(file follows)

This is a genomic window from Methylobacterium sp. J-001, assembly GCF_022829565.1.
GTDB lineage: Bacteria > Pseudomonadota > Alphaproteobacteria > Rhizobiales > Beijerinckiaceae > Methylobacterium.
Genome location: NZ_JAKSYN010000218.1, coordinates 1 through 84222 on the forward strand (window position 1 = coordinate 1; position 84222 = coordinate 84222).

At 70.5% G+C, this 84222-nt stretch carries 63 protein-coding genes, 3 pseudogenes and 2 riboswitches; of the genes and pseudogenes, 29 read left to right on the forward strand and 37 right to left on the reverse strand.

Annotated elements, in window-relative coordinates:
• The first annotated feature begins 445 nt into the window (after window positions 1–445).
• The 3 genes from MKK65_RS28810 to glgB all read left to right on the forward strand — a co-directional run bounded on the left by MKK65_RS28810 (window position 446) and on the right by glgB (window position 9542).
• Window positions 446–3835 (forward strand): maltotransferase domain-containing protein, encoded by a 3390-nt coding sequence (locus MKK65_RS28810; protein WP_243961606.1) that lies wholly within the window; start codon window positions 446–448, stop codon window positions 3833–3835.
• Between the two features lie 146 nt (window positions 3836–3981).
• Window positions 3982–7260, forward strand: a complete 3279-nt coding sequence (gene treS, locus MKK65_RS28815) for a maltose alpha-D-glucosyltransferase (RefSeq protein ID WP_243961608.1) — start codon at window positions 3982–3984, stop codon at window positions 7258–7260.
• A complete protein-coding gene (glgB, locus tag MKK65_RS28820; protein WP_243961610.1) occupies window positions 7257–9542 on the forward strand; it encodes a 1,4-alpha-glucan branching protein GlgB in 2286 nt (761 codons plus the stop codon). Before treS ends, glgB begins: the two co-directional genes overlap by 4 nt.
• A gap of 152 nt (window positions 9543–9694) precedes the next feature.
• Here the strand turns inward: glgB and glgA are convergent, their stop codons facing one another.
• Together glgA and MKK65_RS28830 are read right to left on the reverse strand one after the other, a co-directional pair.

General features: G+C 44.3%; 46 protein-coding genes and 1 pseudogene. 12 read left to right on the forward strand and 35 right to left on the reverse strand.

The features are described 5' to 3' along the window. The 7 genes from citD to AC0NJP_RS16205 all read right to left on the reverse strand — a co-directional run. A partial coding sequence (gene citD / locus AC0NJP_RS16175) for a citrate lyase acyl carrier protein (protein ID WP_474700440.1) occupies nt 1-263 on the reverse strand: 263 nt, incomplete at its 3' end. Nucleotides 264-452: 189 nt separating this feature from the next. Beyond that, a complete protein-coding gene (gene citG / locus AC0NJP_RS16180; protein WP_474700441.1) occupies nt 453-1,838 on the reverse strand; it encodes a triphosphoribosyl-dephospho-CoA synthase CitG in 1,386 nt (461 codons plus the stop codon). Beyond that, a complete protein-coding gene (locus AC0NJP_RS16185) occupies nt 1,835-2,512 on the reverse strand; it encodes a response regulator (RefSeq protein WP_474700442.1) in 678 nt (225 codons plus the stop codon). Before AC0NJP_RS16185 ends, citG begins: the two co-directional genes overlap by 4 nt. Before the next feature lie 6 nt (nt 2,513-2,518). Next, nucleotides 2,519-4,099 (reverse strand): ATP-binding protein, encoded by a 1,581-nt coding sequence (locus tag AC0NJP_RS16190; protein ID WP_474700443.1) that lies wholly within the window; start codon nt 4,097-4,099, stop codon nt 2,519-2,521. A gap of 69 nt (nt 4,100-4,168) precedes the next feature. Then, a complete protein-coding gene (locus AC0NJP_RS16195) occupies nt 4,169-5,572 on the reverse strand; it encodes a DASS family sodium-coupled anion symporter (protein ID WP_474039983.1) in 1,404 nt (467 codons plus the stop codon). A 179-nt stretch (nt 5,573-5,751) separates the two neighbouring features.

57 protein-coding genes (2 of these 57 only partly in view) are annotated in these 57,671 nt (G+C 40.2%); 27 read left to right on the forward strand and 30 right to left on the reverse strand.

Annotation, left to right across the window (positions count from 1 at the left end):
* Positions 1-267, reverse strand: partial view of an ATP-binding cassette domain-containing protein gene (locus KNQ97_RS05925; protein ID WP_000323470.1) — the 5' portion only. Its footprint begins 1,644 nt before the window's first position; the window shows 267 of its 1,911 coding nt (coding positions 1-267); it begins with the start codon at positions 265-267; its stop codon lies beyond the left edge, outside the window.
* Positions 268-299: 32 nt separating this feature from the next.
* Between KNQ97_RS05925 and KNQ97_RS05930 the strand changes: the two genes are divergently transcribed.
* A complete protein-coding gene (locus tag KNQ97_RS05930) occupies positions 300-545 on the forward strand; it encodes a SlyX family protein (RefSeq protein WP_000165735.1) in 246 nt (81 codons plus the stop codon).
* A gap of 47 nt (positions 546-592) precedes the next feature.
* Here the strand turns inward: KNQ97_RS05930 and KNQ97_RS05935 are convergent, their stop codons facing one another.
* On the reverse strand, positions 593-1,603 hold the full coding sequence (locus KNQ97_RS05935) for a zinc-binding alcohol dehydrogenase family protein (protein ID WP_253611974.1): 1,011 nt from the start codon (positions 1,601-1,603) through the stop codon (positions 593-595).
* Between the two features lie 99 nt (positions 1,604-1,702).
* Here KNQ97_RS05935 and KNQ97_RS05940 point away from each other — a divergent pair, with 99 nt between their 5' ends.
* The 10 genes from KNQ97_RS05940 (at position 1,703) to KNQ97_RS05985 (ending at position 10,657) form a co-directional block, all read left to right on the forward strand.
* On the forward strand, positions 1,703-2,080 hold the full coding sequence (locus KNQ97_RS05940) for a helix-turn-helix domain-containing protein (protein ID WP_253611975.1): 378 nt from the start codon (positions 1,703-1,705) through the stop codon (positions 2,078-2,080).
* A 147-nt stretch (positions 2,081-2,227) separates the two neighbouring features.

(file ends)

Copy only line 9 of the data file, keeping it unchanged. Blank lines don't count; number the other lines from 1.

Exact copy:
• Between the two features lie 146 nt (window positions 3836–3981).